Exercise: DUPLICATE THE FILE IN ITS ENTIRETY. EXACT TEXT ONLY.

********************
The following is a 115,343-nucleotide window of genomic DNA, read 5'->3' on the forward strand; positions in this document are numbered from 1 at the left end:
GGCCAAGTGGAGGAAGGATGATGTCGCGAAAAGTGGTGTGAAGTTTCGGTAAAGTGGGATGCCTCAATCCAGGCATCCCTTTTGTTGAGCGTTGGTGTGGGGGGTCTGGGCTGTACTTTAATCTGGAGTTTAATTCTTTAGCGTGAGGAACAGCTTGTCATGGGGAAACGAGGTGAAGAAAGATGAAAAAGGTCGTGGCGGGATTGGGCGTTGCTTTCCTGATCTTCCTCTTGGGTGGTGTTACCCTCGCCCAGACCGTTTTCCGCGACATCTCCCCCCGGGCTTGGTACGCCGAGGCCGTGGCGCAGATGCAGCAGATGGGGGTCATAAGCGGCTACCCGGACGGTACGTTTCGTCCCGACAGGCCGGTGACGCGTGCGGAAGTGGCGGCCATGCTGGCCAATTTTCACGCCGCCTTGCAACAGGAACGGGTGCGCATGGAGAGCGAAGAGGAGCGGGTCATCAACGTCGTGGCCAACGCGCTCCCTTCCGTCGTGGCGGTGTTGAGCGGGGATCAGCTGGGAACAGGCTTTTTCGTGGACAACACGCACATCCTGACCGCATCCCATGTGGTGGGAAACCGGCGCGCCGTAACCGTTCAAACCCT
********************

The following is a 115,343-nucleotide window of genomic DNA, read 5'->3' on the forward strand; positions in this document are numbered from 1 at the left end:
GGCCAAGTGGAGGAAGGATGATGTCGCGAAAAGTGGTGTGAAGTTTCGGTAAAGTGGGATGCCTCAATCCAGGCATCCCTTTTGTTGAGCGTTGGTGTGGGGGGTCTGGGCTGTACTTTAATCTGGAGTTTAATTCTTTAGCGTGAGGAACAGCTTGTCATGGGGAAACGAGGTGAAGAAAGATGAAAAAGGTCGTGGCGGGATTGGGCGTTGCTTTCCTGATCTTCCTCTTGGGTGGTGTTACCCTCGCCCAGACCGTTTTCCGCGACATCTCCCCCCGGGCTTGGTACGCCGAGGCCGTGGCGCAGATGCAGCAGATGGGGGTCATAAGCGGCTACCCGGACGGTACGTTTCGTCCCGACAGGCCGGTGACGCGTGCGGAAGTGGCGGCCATGCTGGCCAATTTTCACGCCGCCTTGCAACAGGAACGGGTGCGCATGGAGAGCGAAGAGGAGCGGGTCATCAACGTCGTGGCCAACGCGCTCCCTTCCGTCGTGGCGGTGTTGAGCGGGGATCAGCTGGGAACAGGCTTTTTCGTGGACAACACGCACATCCTGACCGCATCCCATGTGGTGGGAAACCGGCGCGCCGTAACCGTTCAAACCCT